|Left: the 1953 book House of Entropy by Roy Sheldon, with the tagline: "they were a strange—uncanny … a people controlled by a fabulous brain.” Center: the 1981 science fiction book The Entropy Tango by Michael Moorcock, in which which entropy is associated with identity failure, particularly in the inner city where the presentation of the self in everyday life is a form of theatre.  Right: the 2004 book The Dialogues of Time and Entropy by Aryeh Stollman.|
In literature thermodynamics, a commonality is the use of the metaphor of entropy, and the second law of thermodynamics, in particular, to describe the end of times, according to the 1988 Dictionary of Literary Themes and Motifs, is a common motif in fiction; which is summarized quite well by American literature theorist Lois Zamora as follows: 
“A contemporary variation on the apocalyptic vision is provided by the metaphor of entropy. Like apocalypse, entropy is an eschatological vision; it is based on the second law of thermodynamics, which describes the gradual leveling of energy in the universe and the molecular equilibrium called heat death at the end of the process. Entropy posits a world moving toward its extinction inexorably and irreversibly; the end is not to be orchestrated with the great crescendo of apocalyptic cataclysm but rather with the decrescendo of entropic chaos. This eschatology is far more pessimistic than conventional apocalyptic eschatology. The end is not caused by man’s action and god’s reaction, but is produced by decomposition, disintegration, and gradual loss of energy and differentiation.Authors
The anthropomorphism of the traditional apocalypse, with it implicit sense of purposeful history responding to human as well as to divine actions, yields to the bleak mechanism of a purely physical world that is irreversibly running out of energy. Whereas the apocalyptic vision sees a causal relationship between past, present, and future, the law of entropy, when applied to human affairs, negates such rational, temporal continuity. History does have a direction as it moves towards heat death, but it admits not human influence, no logical relationship between cause and effect. The use of the metaphor of entropy to describe the end of times appears through the fiction of Thomas Pynchon, William Burroughs, Norman Mailer, and James Purdy.”
See main: LT pioneersA short listing of authors who, in one way or another, have used thermodynamic logic or concepts, such as affinity, entropy, or heat, in their writings include:
● Johann Goethe - 1809 scientific novella Elective Affinities (although this is pre-thermodynamics).
● Isaac Asimov - 1956 second law themed short story The Last Question concerning heat death.
● Thomas Pynchon - 1960 short story "Entropy" and the 1966 novella The Crying of Lot 49.
● Aldous Huxley - 1962 book The Islandas well as ideas onhuman entropy.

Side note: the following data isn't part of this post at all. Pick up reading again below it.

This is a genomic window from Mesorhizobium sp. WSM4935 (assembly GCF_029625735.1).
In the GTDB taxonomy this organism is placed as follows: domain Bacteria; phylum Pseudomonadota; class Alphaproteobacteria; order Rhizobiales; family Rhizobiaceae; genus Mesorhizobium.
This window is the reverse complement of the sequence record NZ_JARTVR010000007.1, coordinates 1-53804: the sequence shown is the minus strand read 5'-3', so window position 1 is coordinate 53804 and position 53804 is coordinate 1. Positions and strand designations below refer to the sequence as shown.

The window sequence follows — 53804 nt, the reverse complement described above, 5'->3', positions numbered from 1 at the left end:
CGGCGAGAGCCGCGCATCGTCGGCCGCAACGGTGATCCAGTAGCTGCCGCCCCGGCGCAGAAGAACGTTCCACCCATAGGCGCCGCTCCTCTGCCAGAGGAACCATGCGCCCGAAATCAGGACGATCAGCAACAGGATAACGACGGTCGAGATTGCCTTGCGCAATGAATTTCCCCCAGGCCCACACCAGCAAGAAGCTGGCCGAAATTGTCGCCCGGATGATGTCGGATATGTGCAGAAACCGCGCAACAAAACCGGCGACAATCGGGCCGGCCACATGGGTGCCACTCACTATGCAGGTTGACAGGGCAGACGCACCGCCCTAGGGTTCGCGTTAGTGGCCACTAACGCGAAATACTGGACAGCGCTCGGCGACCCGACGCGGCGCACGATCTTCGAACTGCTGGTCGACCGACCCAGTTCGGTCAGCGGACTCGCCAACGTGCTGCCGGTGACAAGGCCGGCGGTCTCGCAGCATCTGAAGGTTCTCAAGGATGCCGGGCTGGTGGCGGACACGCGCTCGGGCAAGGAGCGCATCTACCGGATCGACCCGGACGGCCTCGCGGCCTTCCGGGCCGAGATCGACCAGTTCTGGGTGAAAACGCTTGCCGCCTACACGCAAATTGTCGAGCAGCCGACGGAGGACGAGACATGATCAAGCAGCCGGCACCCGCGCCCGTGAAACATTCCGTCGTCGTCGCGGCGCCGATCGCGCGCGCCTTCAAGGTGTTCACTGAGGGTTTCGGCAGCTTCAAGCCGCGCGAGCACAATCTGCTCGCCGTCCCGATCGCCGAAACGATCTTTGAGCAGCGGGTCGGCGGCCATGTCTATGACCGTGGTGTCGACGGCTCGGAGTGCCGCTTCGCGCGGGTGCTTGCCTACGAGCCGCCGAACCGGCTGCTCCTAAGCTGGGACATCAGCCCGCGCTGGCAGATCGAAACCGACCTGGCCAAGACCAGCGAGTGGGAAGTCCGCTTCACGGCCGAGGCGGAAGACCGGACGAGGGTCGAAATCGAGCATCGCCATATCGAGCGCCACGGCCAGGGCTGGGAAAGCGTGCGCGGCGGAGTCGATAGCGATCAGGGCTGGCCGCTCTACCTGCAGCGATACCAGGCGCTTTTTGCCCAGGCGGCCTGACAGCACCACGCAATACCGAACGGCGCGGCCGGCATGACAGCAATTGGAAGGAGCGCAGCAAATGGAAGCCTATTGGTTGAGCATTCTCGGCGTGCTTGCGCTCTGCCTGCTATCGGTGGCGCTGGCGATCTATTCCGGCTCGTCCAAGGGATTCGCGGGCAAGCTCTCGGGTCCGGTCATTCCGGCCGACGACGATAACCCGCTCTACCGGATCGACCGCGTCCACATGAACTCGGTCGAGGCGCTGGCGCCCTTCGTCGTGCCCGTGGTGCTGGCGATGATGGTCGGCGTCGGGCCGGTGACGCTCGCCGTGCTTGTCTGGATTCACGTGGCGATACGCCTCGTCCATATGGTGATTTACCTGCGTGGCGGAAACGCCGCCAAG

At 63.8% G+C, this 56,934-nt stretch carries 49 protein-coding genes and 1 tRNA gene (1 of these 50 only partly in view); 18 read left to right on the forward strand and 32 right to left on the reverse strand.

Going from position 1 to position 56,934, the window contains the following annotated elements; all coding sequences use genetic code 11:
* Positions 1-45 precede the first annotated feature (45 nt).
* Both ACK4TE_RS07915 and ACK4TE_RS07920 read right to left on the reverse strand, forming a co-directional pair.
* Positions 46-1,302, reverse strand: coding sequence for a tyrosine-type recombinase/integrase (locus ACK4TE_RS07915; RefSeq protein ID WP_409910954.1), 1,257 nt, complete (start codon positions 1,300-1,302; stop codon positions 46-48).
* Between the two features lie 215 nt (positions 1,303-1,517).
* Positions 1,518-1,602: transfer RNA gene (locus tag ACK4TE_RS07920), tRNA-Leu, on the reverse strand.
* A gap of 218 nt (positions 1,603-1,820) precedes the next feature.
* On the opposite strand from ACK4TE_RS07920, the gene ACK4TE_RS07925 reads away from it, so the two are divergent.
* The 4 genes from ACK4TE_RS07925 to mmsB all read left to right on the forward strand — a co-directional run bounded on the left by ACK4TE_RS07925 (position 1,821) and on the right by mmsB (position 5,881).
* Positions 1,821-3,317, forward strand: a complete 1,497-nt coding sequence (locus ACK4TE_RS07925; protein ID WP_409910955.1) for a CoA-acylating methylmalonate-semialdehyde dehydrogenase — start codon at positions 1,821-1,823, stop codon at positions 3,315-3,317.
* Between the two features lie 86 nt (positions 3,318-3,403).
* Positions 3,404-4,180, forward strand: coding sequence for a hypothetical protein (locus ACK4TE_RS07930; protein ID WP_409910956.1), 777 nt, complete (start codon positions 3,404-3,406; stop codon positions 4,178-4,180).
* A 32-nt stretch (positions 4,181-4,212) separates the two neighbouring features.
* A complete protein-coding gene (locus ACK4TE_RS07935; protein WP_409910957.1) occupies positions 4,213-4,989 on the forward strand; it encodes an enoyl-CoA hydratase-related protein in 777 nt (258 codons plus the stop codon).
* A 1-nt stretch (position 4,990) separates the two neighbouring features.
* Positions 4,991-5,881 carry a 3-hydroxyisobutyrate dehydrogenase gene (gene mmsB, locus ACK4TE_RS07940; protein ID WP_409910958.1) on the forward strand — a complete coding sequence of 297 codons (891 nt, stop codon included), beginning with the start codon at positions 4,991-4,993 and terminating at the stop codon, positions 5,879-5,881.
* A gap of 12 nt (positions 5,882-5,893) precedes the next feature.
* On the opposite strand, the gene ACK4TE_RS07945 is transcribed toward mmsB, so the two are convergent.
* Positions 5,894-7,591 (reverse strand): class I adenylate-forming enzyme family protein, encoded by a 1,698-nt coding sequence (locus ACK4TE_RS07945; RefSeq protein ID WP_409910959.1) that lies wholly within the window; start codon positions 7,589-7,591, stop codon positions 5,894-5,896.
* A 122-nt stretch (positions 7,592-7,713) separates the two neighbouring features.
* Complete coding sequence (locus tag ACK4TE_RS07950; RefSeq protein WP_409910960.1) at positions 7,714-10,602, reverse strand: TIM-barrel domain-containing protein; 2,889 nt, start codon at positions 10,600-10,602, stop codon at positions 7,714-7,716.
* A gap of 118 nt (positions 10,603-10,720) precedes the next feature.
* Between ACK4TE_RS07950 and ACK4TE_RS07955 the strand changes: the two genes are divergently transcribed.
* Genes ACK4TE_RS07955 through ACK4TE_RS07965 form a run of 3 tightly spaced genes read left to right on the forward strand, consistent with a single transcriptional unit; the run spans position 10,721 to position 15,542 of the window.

● Pamela Zoline - 1967 controversial short story “The Heat Death of the Universe”.
● Tom Stoppard - 1993 play Arcadia (themed on Goethe's Elective Affinities).
● Vonda McIntyre - 1981 novel The Entropy effect.
● Peter Freese - 1995 articles and books on the use of entropy and apocalypse in fiction.
● Forbes Allan - the 1999 book Milton's Progress, with use of the term "human thermodynamics".
A certain amount effort has been devoted to the dissect the work of English author William Shakespeare (1564-1616) thermodynamically.
The 1994 book Linguistic Entropy in Othello of Shakespeare by Indian literary theorist Narasimha Ramayya mixes physics with literature and devotes a considerable amount of text to ferreting out a concept he calls “linguist entropy”. 
Another example is author Frederick Turner's 1999 claim that Shakespeare anticipates the second law in sonnets.  This however, is a dubious assertion on the logic that heat in Shakespeare's day (see: entropy models) was a mix of the "sulphur combustion model" Paracelsus and the Promethean heat (mythology model), the latter of which Shakespeare wrote about (as being the seed of life); and neither of had any type of mathematical formulation of heat (which only began to occur after Isaac Newton and his 1686 Principia). 
In 1967, American physics historian Stephen Brush, "in his remarkable study of how themes in thermodynamics are echoed by trends and fashions in nineteenth-century art and literature", has said that his biggest surprise was to learn, early in his research, that he was pioneering nearly virgin territory, where no scholarly foot had trod. 
A 1995 New York Magazine cover of Norman Mailer (1923-2007) on the review of his new book Portrait of Picasso as a Young Man, in which, supposedly, he revisits is favorite question, as the cover story tagline states, “how sex and ego and an entropic world are transformed into great art.” 
In 1999, in the novel Milton’s Progress, by Forbes Allan, we find a conversation between a character named John and a Dr. Snipe, along with references to a “Ilya Meiliakin”, a play on Ilya Prigogine, noted for his 1970s dissipative structure theory, and Robert Millikan, noted for his 1909 oil drop experiment (Ѻ), concerning human life, which is described as “the most effective multiplier of entropic decay in the universe”, and man’s quest to understand his function in the scheme of things: